Tuesday, April 03, 2007

A fitness floor?   posted by Razib @ 4/03/2007 12:29:00 AM

PLOS Biology has an interesting new paper out, Understanding the Evolutionary Fate of Finite Populations: The Dynamics of Mutational Effects:
In any population, two factors determine whether the average fitness of individuals will increase...or decrease: the size of the population and the distribution of mutational effects...Although it is relatively simple to get quantitative information on population size, it is much harder to gain insight into the distribution of mutational effects...Here, we use laboratory evolution of a bacterial virus to quantify the distribution of mutational effects. Our results reveal that the average impact of a mutation is approximately constant with respect to fitness, that most mutations have small effects, and that the rate of beneficial mutation depends on the fitness of the organism. Our study demonstrates the simple, but perhaps underappreciated fact that mutational effects are dynamic. It also proposes and tests an explicit model of adaptation in which organismal fitness specifies both the rate and distribution of deleterious and beneficial mutations, and it presents specific and testable predictions of the circumstances under which populations will adapt.

From the abstract: "The most consistent result in more than two decades of experimental evolution is that the fitness of populations adapting to a constant environment does not increase indefinitely, but reaches a plateau. Using experimental evolution with bacteriophage, we show here that the converse is also true. In populations small enough such that drift overwhelms selection and causes fitness to decrease, fitness declines down to a plateau." In regards to fitness reaching a plateau, this is intelligible via R.A. Fisher's argument that mutations of large effect will tend to overshoot the fitness optimum. The "plateau" occurs simply because a population is presumably converging upon the local fitness optimum, and as it approaches that optimum mutations which increment it toward that state must by the nature of the landscape be of small enough effect so as not to overshoot the peak. Conversely, the authors of this paper argue that the fitness floor which occurs when a population size is small and random genetic drift overwhelms the purifying power of selection (so that deleterious mutations may fix in the genetic background) may be generated by the emergence of compensatory epistasis which acts as a break upon further accumulation of "deleterious" alleles. By this, they mean that alleles at loci which in the "normal" genetic background (i.e., closer to the fitness optimum) would be detrimental toward fitness may now actually favorable because of interactions with other normally "deleterious" alleles at other loci.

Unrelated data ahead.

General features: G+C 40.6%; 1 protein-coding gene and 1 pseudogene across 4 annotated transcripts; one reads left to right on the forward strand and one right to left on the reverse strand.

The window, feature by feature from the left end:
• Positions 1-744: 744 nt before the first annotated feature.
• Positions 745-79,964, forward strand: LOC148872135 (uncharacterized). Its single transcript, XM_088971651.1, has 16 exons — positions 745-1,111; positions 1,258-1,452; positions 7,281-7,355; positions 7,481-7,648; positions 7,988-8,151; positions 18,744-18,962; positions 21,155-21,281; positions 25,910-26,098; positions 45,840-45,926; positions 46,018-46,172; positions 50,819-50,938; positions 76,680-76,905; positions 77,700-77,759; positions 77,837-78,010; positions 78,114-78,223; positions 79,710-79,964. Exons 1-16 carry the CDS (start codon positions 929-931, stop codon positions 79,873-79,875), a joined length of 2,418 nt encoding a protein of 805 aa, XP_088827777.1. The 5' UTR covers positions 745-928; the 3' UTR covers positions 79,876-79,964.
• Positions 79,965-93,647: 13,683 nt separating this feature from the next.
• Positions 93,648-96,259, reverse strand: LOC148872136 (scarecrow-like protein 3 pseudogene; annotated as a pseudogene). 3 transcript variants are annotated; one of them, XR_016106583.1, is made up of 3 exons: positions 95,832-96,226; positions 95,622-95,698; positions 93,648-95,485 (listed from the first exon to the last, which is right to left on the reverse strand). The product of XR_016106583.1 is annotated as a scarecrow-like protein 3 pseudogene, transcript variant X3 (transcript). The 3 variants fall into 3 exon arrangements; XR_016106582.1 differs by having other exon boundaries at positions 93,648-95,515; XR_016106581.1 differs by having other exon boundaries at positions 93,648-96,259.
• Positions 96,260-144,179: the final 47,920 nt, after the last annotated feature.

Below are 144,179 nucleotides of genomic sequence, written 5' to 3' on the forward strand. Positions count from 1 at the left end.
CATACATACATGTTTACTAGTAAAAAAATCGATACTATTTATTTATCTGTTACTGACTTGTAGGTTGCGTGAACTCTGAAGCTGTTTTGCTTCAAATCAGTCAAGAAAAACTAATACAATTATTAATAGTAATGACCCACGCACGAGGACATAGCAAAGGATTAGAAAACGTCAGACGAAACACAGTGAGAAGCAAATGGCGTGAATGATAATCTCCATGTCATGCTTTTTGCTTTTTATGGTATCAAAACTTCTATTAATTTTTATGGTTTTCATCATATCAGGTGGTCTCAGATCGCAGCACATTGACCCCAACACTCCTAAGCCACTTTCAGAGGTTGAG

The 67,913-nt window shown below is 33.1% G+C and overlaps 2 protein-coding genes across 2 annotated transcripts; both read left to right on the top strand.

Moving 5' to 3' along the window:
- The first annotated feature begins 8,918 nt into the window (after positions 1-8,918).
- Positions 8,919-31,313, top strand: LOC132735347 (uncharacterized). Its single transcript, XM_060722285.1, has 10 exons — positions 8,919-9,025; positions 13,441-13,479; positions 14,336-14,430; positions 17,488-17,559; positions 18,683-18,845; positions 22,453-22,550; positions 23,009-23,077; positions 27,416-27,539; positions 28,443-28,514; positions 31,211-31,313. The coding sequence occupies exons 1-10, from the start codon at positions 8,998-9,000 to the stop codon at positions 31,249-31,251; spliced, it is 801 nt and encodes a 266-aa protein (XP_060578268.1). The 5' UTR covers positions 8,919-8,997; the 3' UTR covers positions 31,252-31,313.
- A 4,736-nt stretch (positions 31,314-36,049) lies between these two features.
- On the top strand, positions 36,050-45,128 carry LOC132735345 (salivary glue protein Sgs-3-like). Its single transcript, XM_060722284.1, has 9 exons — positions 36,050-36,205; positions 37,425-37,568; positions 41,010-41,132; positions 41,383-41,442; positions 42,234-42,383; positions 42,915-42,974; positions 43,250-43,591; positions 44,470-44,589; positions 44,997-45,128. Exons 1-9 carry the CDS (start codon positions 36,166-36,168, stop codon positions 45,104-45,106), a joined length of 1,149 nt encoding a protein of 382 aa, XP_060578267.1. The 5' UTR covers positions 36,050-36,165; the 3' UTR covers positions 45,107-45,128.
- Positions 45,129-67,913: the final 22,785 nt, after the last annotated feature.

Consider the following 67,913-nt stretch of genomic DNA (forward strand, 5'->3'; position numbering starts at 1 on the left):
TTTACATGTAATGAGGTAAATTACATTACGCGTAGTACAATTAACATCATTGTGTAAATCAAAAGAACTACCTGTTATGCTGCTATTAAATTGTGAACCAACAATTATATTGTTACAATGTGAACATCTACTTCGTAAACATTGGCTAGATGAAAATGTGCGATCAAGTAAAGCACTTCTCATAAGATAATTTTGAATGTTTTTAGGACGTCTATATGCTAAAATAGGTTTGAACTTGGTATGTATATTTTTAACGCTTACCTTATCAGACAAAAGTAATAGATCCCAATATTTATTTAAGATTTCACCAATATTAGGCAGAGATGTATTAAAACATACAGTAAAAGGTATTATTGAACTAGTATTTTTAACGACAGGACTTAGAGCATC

Consider a set of loci, numbered from 1 to 10. Assume that they are fixed for a range of alleles in the normal genetic background. If loci 1 mutated from a to b in the normal genetic background it might be deleterious. But, if loci 3 were mutated from a to b then one might imagine that the interaction between two b alleles across the loci might result in a less deleterious outcome than either one in the conventional genetic background. Any thoughts on the relevance of this to the mutational meltdown hypothesis?

Related: Rugged Roads of Gene Land.